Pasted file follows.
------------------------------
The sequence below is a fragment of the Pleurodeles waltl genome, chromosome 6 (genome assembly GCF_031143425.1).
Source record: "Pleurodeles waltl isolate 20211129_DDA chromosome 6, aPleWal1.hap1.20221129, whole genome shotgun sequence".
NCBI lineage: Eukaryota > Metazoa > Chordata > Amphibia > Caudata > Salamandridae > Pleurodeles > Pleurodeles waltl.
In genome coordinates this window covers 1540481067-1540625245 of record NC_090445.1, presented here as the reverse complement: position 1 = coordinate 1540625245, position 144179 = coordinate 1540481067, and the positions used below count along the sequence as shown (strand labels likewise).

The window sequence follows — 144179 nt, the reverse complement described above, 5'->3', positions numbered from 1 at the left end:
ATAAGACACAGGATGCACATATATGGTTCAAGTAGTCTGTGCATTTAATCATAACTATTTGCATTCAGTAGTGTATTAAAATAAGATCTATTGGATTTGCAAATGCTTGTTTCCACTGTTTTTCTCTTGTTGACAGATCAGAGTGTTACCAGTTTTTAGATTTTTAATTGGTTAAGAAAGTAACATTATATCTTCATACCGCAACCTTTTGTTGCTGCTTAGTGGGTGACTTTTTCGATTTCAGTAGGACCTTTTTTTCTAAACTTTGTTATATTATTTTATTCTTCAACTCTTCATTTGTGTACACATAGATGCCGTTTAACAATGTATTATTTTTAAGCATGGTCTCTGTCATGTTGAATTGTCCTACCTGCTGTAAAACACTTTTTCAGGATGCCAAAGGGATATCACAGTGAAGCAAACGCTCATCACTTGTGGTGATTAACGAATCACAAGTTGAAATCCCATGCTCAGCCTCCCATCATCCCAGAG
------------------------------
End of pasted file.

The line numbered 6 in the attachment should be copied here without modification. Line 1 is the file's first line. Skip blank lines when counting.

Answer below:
ATAAGACACAGGATGCACATATATGGTTCAAGTAGTCTGTGCATTTAATCATAACTATTTGCATTCAGTAGTGTATTAAAATAAGATCTATTGGATTTGCAAATGCTTGTTTCCACTGTTTTTCTCTTGTTGACAGATCAGAGTGTTACCAGTTTTTAGATTTTTAATTGGTTAAGAAAGTAACATTATATCTTCATACCGCAACCTTTTGTTGCTGCTTAGTGGGTGACTTTTTCGATTTCAGTAGGACCTTTTTTTCTAAACTTTGTTATATTATTTTATTCTTCAACTCTTCATTTGTGTACACATAGATGCCGTTTAACAATGTATTATTTTTAAGCATGGTCTCTGTCATGTTGAATTGTCCTACCTGCTGTAAAACACTTTTTCAGGATGCCAAAGGGATATCACAGTGAAGCAAACGCTCATCACTTGTGGTGATTAACGAATCACAAGTTGAAATCCCATGCTCAGCCTCCCATCATCCCAGAG